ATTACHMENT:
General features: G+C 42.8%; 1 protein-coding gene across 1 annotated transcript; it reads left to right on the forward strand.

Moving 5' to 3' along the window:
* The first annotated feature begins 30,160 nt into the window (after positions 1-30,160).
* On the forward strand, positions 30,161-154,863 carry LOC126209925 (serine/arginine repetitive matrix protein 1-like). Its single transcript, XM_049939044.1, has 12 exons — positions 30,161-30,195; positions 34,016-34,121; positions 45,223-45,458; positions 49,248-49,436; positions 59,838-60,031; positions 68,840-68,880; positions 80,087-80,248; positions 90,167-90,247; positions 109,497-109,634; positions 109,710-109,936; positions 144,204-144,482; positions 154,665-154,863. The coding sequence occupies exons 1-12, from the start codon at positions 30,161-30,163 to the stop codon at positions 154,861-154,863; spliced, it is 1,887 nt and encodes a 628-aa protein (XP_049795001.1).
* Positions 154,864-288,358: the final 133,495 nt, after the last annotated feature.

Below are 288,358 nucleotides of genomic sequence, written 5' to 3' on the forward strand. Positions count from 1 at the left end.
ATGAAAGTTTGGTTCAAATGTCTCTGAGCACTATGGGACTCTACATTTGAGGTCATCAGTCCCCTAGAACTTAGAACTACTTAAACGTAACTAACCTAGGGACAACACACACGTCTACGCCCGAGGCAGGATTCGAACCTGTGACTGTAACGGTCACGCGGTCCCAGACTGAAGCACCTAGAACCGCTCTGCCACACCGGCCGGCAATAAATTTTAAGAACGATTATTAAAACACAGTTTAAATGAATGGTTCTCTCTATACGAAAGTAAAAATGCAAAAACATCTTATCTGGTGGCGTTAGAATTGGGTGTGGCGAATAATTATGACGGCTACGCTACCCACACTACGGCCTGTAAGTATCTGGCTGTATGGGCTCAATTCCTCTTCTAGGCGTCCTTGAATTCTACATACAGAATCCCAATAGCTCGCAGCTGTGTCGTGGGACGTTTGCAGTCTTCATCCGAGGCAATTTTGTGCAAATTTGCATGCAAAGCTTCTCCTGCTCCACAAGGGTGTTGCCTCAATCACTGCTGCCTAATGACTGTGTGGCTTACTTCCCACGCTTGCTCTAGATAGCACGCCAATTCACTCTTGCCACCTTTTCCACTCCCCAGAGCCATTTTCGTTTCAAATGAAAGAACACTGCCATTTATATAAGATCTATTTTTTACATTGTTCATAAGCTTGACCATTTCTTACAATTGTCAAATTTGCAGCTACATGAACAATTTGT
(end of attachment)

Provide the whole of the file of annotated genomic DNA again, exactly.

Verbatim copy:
General features: G+C 42.8%; 1 protein-coding gene across 1 annotated transcript; it reads left to right on the forward strand.

Moving 5' to 3' along the window:
* The first annotated feature begins 30,160 nt into the window (after positions 1-30,160).
* On the forward strand, positions 30,161-154,863 carry LOC126209925 (serine/arginine repetitive matrix protein 1-like). Its single transcript, XM_049939044.1, has 12 exons — positions 30,161-30,195; positions 34,016-34,121; positions 45,223-45,458; positions 49,248-49,436; positions 59,838-60,031; positions 68,840-68,880; positions 80,087-80,248; positions 90,167-90,247; positions 109,497-109,634; positions 109,710-109,936; positions 144,204-144,482; positions 154,665-154,863. The coding sequence occupies exons 1-12, from the start codon at positions 30,161-30,163 to the stop codon at positions 154,861-154,863; spliced, it is 1,887 nt and encodes a 628-aa protein (XP_049795001.1).
* Positions 154,864-288,358: the final 133,495 nt, after the last annotated feature.

Below are 288,358 nucleotides of genomic sequence, written 5' to 3' on the forward strand. Positions count from 1 at the left end.
ATGAAAGTTTGGTTCAAATGTCTCTGAGCACTATGGGACTCTACATTTGAGGTCATCAGTCCCCTAGAACTTAGAACTACTTAAACGTAACTAACCTAGGGACAACACACACGTCTACGCCCGAGGCAGGATTCGAACCTGTGACTGTAACGGTCACGCGGTCCCAGACTGAAGCACCTAGAACCGCTCTGCCACACCGGCCGGCAATAAATTTTAAGAACGATTATTAAAACACAGTTTAAATGAATGGTTCTCTCTATACGAAAGTAAAAATGCAAAAACATCTTATCTGGTGGCGTTAGAATTGGGTGTGGCGAATAATTATGACGGCTACGCTACCCACACTACGGCCTGTAAGTATCTGGCTGTATGGGCTCAATTCCTCTTCTAGGCGTCCTTGAATTCTACATACAGAATCCCAATAGCTCGCAGCTGTGTCGTGGGACGTTTGCAGTCTTCATCCGAGGCAATTTTGTGCAAATTTGCATGCAAAGCTTCTCCTGCTCCACAAGGGTGTTGCCTCAATCACTGCTGCCTAATGACTGTGTGGCTTACTTCCCACGCTTGCTCTAGATAGCACGCCAATTCACTCTTGCCACCTTTTCCACTCCCCAGAGCCATTTTCGTTTCAAATGAAAGAACACTGCCATTTATATAAGATCTATTTTTTACATTGTTCATAAGCTTGACCATTTCTTACAATTGTCAAATTTGCAGCTACATGAACAATTTGT